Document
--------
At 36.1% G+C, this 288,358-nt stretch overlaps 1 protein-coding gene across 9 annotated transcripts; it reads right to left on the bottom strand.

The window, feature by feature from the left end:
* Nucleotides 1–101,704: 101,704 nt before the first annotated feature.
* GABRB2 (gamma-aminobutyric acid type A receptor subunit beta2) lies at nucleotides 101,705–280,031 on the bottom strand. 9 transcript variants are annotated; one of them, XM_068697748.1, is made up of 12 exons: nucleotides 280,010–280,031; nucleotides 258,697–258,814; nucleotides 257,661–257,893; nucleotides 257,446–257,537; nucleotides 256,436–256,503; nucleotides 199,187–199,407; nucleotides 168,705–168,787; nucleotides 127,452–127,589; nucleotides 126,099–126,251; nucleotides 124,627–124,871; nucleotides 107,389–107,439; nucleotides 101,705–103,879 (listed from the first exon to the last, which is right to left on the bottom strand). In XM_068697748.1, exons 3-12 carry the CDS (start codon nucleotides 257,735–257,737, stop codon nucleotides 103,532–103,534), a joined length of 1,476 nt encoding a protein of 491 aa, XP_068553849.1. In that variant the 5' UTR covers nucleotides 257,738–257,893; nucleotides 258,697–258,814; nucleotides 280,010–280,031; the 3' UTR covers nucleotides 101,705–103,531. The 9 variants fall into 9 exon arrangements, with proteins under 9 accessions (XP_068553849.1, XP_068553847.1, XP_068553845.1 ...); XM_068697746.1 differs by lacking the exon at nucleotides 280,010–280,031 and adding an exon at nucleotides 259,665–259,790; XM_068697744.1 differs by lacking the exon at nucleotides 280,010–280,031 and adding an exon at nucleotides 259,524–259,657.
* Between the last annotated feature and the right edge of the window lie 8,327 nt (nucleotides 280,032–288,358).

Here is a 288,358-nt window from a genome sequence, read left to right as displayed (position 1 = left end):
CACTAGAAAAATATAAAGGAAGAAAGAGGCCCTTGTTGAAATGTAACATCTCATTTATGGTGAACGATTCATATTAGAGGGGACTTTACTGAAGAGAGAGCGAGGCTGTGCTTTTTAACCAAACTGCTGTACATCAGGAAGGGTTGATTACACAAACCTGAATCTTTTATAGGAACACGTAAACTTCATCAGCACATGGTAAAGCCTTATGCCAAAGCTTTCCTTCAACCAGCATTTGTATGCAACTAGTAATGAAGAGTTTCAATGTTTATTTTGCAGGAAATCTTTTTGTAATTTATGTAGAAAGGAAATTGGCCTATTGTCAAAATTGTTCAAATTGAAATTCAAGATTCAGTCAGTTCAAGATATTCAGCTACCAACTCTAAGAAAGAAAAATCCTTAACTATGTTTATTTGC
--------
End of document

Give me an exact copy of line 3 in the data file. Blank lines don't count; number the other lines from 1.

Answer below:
* Nucleotides 1–101,704: 101,704 nt before the first annotated feature.